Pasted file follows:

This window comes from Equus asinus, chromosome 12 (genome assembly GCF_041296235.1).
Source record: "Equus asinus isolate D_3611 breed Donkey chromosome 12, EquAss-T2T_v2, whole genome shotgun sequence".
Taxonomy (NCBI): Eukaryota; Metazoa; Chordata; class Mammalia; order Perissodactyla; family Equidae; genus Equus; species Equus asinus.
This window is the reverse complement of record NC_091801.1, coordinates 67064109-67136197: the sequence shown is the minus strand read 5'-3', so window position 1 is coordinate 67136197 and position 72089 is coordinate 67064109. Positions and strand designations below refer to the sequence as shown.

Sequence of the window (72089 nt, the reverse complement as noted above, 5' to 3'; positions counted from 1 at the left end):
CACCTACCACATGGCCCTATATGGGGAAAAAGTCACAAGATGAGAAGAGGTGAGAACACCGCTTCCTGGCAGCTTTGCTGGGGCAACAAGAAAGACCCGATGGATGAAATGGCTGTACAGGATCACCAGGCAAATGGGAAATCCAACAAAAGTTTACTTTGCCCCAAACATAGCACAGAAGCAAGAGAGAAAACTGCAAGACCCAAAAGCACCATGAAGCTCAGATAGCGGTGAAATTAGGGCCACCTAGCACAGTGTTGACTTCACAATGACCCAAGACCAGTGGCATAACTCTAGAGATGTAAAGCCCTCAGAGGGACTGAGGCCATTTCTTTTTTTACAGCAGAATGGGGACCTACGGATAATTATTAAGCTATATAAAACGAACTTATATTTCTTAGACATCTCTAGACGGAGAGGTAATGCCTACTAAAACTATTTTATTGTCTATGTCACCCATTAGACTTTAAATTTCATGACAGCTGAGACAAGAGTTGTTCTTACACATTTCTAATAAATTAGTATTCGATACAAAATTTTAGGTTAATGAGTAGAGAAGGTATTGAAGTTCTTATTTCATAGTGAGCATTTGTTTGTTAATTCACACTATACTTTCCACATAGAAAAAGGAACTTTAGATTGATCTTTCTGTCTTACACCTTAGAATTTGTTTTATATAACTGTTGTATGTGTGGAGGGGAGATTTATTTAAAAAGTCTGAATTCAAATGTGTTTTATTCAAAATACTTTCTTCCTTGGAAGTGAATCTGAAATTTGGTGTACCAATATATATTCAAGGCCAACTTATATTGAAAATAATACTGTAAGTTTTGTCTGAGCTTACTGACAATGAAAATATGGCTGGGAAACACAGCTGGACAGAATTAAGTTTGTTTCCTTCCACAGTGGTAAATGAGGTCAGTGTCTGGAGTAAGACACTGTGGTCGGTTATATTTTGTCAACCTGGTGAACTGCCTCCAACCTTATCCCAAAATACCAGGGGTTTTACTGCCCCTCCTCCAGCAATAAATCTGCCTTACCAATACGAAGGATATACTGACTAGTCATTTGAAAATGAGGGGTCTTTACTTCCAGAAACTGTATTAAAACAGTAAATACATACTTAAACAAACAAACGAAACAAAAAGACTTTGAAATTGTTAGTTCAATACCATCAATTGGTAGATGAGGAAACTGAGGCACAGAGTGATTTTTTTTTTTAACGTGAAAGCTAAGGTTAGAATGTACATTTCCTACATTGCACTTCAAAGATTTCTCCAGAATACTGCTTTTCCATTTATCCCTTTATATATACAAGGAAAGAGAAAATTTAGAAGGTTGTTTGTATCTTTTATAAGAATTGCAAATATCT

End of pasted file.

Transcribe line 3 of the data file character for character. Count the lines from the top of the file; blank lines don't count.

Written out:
Taxonomy (NCBI): Eukaryota; Metazoa; Chordata; class Mammalia; order Perissodactyla; family Equidae; genus Equus; species Equus asinus.